Archive for Helen Chandler

Feet by Thousands, Gowns by Plunkett and Greer

Posted in Fashion, FILM with tags , , , , , , , , on March 3, 2018 by dcairns

Kate Hepburn vorkapiches out of control ~ spoilers ahead.

We weren’t really all that taken by CHRISTOPHER STRONG (1933), I’m sorry to say. Of course Katherine Hepburn’s costumes are striking and there’s plenty of pre-code content and it’s interesting to see Colin Clive in as close to a straight leading man role as he ever got. And he doesn’t seem nervous — very, very dreadfully nervous — as he usually does (and which usually suits what he’s playing). But, as Fiona protested, “This is a soap opera!” And as it came at the end of a double-feature with THE PETRIFIED FOREST, the whole romantic suicide things was getting old. And almost any Paramount film is likely to seem unendurably languid after almost any Warner film from the period.

Fiona loudly wished that Kate didn’t have to crash her plane. I reasoned that, working backwards as Conan Doyle advises, the sole reason for Hepburn being an aviatrix in the first place is so she can crash her plan at the end.

Other pluses — we get to see a household consisting of Henry Frankenstein from FRANKENSTEIN, Mina Murray from DRACULA, and the Good Witch of the East from THE WIZARD OF OZ (that thing gets everywhere). Plus a gratuitous Jack La Rue in lounge lizard mode, and “Transitions by Slavko Vorkapich.”

But, I asked Fiona, have we ever really loved a Dorothy Arzner film? We’ve WANTED to. Fiona suggested DANCE, GIRL, DANCE. I argued that it’s a pretty poor film with one absolutely incredible scene, with Maureen O’Hara berating the audience (us). Fiona argued that that one scene is SO good it makes the film a masterpiece, and I couldn’t really argue with that. Are there any other films elevated from trash to classic by a single sequence? And are there any prime Arzners we should have seen?

We have seen and enjoyed, but not massively, the following —

GET YOUR MAN, NANA, THE WILD PARTY, MERRILY WE GO TO HELL. CRAIG’S WIFE and THE BRIDE WORE RED (a favourite of Mr. Wingrove) seem the obvious missing links. But what else?

Laughing on the Outside

Posted in FILM with tags , , , , , , , , , , , , on September 17, 2010 by dcairns

The late Fergus Gwynplaine MacIntyre, science fiction author and human enigma, died by his own hand last month. To give you an idea of his mysterious character, I should mention that nobody seems to know his real name (he took the name Gwynplaine from Victor Hugo’s The Man Who Laughs, or from Paul Leni’s film) or biographical details. The story he gives below, sometimes augmented with a claim to have webbed fingers and three ex-wives, gives you some idea of the doubt his life story encourages. All that’s known for certain is that his overstuffed Brooklyn apartment was set fire to, apparently by the man himself, and his body lies unclaimed.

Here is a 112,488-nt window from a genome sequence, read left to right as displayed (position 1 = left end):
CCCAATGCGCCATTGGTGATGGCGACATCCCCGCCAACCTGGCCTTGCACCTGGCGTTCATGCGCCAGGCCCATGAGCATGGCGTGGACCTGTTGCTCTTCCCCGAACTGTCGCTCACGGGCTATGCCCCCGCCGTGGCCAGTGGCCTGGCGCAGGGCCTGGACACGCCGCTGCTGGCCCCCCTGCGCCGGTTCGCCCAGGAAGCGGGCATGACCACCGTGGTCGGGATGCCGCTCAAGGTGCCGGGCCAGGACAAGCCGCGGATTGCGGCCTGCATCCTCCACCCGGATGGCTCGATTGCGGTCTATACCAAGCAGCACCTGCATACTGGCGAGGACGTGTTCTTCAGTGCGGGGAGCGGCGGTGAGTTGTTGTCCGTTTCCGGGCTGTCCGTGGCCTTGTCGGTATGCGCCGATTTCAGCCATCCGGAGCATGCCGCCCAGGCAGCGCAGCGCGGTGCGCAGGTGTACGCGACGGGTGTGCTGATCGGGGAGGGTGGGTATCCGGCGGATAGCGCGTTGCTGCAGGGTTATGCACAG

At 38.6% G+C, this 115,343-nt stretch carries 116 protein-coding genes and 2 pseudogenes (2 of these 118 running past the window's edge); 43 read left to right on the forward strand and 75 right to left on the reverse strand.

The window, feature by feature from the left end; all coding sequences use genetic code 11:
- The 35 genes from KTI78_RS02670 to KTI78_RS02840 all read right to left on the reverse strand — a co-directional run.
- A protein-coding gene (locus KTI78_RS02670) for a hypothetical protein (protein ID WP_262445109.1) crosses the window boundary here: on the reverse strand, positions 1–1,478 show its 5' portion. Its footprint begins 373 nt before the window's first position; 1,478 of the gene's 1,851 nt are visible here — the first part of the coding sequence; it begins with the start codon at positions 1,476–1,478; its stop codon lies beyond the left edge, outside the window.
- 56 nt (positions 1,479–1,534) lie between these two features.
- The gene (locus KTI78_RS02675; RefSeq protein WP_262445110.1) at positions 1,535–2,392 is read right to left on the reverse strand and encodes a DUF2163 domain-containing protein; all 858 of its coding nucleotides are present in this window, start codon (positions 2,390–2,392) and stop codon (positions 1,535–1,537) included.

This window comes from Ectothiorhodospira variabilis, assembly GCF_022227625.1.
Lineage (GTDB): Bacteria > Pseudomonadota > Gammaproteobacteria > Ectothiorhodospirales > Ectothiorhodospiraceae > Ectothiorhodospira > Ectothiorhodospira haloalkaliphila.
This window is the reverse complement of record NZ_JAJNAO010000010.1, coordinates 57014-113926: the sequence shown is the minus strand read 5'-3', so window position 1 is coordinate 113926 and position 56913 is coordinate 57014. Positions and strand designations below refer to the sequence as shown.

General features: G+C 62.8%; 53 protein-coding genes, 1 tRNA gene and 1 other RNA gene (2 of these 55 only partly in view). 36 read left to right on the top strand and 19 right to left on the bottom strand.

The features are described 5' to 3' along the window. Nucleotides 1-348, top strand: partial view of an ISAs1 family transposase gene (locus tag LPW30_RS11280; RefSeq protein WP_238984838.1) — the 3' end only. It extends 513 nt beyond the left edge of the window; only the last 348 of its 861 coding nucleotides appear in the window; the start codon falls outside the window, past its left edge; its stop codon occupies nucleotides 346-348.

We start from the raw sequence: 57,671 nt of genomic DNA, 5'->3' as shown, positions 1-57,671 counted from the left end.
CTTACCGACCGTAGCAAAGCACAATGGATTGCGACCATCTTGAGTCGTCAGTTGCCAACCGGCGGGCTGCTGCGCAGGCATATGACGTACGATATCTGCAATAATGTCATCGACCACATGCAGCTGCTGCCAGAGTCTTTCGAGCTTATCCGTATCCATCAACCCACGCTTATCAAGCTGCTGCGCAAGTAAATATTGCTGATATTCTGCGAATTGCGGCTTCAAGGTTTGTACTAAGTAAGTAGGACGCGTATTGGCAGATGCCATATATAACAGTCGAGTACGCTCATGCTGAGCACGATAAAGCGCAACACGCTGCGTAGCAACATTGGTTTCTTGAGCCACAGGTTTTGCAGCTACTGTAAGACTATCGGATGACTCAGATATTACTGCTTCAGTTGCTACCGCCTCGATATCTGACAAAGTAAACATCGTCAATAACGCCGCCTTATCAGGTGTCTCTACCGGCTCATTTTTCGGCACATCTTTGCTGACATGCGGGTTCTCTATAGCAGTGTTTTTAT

One account which has sprung up has FGM jogging naked around his block, swathed in nitrate stock (attempting to stop its decomposition with his body sweat), resulting in his spontaneous human combustion when he got home (meeting a homeless man in the street he is supposed to have said, “They’re weeping, just like me.”) I strongly suspect that this is a poetic addition to the MacIntyre legend, continuing his mythomaniac lifestyle choice into the beyond.

Among FGM’s fictional activities was a project to review nearly every lost film on the IMDb, using historical research and vague claims of mysterious contacts with hidden film archives to shore up credence. The author also saw many real, surviving rare films, and used reviews of these to add plausibility to his lost film reviews. Incidentally, HE WHO GETS SLAPPED is described in A Pictorial History of Horror Movies as a lost film — it turned up, fortunately, after the book was published. Reading of its missing status as a child gave me a chill, and prompted a lifelong fascinating with the rogue fragments of film history still lurking undiscovered or lost to time.

Anyway, here’s the first of FGM’s emails to me, written after I asked him about an obsure (but not lost) William Wyler movie.

Greetings to David Cairns from Fergus (F. Gwynplaine) MacIntyre, whom you contacted about William Wyler’s film ‘A House Divided’. When I saw the name ‘Cairns’ in my email box, I thought I was getting an email from someone in Queensland, Australia. I used to live in a Queensland town called Cairns, where the chief attraction is the Sexchange Hotel. This is an hotel in the Australian sense of the term — an outback pub/trading post/meeting place — that was originally cried the Exchange Hotel, only some clever-clot climbed onto the roof and added an ‘S’. This proved to be good for business, and the Sexchange Hotel has been open for business ever since.

‘A House Divided’ is a very impressive film: a fine example of Wyler’s direction as well as Walter Huston’s acting. The early scenes strongly reminded me of several Lon Chaney films — the sort of scenario in which Chaney usually appeared, not the very few freak-show stories for which he’s remembered — so when Huston’s character became crippled in exactly the same manner as Chaney’s character in ‘West of Zanzibar’, I was gobsmacked. As I mentioned in my review, Huston had played Chaney’s ‘West of Zanzibar’ role before and after Chaney did it. (In the stage play ‘Kongo’ and the sound-film remake.)